More than £10 million to be spent on progressive MS research
Published date: 15 Sep 2016 at 12:00PM
The International Progressive MS Alliance has awarded three £3.6 million grants to researchers accelerating the pace of progressive MS research.
The Alliance is a worldwide collaborative of MS organisations co-founded by the MS Society. More than 2.3 million people around the world live with MS and more than one million of those have a progressive form of the condition.
The Collaborative Network Awards are multi-year grants. They invest significant funding to fuel international networks of researchers and institutions that have worked together and demonstrated the potential to make crucial breakthroughs in understanding and treating progressive MS.
The three projects receiving funding are:
Identifying a biomarker of disability progression for use in clinical trials
This network is led by Douglas Arnold from McGill University in Canada and includes researchers from the Institute of Neurology at University College London. The team is pioneering the development of magnetic resonance imaging (MRI) markers that signal disease progression, and adapting these for use in early clinical trials of progressive MS treatments.
Bioinformatics and cell reprogramming to develop an in vitro platform to discover new drugs for progressive multiple sclerosis (also known as BRAVEinMS)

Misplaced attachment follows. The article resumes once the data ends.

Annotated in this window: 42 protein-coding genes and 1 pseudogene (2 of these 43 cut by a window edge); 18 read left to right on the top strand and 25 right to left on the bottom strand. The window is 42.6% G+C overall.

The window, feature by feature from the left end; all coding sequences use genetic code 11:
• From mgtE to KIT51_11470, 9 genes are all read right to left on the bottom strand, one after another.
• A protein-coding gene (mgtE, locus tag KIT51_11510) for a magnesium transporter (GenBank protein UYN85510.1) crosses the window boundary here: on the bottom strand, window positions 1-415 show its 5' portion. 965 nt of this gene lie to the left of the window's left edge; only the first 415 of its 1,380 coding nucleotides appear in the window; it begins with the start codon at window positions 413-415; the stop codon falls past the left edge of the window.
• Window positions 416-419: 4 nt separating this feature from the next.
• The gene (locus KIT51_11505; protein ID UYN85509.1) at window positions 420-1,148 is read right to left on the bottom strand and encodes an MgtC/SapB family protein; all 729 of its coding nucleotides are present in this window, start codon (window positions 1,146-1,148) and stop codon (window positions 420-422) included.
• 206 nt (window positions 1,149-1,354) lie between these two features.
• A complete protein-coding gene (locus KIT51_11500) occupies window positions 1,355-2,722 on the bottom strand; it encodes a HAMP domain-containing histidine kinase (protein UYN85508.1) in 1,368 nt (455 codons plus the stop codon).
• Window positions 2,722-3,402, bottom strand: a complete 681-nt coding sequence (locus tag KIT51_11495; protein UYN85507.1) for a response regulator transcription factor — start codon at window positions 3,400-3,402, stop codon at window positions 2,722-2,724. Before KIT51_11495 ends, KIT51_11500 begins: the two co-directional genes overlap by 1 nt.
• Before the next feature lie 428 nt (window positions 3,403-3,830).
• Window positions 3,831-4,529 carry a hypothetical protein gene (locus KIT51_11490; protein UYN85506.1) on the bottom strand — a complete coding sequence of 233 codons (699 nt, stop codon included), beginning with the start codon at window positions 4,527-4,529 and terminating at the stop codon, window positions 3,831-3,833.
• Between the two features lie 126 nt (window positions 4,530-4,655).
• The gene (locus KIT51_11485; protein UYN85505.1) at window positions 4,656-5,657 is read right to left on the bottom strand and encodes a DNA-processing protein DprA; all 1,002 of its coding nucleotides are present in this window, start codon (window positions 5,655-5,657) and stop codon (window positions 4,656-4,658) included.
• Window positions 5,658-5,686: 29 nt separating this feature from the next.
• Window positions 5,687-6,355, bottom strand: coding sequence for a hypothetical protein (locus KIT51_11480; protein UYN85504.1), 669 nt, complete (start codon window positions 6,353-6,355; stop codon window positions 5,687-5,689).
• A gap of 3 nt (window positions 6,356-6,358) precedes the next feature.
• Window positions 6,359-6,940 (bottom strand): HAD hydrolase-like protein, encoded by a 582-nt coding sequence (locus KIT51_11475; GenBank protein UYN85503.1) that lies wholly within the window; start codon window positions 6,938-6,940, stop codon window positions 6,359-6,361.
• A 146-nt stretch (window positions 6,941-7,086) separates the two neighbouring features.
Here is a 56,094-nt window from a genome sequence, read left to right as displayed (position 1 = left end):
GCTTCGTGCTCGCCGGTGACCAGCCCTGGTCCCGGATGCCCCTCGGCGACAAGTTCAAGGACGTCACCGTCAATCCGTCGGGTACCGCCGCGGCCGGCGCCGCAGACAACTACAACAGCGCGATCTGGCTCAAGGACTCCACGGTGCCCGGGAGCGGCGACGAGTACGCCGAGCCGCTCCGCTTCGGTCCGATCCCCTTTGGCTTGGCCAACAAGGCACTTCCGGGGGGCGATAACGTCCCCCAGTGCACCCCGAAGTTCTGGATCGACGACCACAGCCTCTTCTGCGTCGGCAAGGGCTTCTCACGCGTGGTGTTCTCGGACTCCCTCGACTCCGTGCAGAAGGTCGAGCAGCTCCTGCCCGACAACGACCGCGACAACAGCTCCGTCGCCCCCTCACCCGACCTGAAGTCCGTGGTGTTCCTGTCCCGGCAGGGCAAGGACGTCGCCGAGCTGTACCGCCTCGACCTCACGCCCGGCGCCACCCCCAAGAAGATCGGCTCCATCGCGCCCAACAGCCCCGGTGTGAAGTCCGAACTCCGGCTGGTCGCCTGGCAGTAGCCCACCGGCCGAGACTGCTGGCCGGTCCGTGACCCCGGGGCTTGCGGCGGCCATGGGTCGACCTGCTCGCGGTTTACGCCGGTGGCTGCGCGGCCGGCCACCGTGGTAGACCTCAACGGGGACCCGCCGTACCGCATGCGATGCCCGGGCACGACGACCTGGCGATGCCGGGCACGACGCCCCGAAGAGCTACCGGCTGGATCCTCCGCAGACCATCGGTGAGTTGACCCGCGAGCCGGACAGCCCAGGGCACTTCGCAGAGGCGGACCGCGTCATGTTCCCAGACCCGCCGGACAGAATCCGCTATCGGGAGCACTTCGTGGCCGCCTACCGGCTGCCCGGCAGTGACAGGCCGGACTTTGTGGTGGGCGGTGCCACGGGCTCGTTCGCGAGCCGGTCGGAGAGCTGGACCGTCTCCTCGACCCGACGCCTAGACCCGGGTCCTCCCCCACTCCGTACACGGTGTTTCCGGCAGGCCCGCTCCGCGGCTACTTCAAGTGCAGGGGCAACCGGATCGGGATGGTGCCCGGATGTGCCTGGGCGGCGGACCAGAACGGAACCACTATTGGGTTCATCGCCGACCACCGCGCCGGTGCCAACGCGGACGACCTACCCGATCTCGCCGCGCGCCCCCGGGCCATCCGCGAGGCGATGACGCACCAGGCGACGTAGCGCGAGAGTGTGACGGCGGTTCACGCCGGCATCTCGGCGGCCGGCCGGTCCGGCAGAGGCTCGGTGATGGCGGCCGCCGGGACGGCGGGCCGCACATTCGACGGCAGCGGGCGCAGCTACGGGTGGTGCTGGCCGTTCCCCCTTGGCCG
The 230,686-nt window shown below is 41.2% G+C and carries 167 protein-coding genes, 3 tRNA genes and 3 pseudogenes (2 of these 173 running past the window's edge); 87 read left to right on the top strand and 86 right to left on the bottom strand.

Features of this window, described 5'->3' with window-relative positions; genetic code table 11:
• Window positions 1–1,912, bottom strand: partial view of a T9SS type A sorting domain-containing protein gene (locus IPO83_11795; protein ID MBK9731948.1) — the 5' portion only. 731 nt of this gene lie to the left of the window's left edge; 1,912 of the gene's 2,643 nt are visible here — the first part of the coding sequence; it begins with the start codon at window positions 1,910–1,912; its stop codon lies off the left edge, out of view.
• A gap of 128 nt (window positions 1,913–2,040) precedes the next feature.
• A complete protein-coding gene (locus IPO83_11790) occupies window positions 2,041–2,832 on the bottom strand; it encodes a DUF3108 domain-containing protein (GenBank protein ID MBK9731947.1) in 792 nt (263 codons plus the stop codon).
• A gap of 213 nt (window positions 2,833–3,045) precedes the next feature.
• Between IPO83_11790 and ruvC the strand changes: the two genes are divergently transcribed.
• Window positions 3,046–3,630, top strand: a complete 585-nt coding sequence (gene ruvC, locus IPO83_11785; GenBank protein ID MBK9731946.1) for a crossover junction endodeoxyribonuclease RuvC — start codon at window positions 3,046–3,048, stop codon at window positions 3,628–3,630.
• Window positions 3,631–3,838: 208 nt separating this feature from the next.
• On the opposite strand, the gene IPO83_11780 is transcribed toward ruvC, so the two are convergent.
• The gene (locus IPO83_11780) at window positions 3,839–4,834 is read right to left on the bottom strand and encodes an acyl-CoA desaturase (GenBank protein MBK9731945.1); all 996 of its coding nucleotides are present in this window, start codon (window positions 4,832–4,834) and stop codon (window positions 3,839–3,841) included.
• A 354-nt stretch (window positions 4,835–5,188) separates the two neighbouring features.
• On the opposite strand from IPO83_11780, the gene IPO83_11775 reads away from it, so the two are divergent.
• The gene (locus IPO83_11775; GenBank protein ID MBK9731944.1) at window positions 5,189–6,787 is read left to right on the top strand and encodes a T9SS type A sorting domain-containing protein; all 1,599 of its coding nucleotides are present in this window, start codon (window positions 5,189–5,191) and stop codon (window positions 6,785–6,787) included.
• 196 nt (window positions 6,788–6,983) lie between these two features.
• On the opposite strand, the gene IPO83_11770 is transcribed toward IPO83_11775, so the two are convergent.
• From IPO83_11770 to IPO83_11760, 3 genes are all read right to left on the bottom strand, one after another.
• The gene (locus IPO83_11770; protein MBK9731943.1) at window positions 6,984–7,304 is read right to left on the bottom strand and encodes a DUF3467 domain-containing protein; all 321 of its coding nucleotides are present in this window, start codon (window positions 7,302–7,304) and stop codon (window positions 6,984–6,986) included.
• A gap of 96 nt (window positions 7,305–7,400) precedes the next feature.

This project is led by Gianvito Martino from San Raffaele Hospital in Milan, Italy. The BRAVEinMS team is working to identify molecules that may have a role in protecting nerve cells or the capacity to promote myelin repair.
Development of a drug discovery pipeline for progressive MS
Francisco Quintana from Brigham and Women's Hospital in the US is leading a network spanning America, Canada and Israel. Their goal is to identify drug candidates that may be effective therapies for progressive MS and that will be ready for evaluation in patients within four years.
Michelle Mitchell, our Chief Executive, commented: “We’re incredibly proud to be part of the International Progressive MS Alliance and the really important work it is funding.
“More than 100,000 people are living with MS in the UK and most will develop a progressive form of the condition. Currently there are no treatments available for people with progressive MS that can slow down the worsening of their condition so this investment will offer a lot of hope.”
Bringing great hope
Caroline Sincock has progressive MS and is on the Alliance’s Scientific Steering Committee: “As someone who lives with progressive MS, it brings me great hope to see such international efforts to work together to answer questions about one of the least understood forms of MS.”
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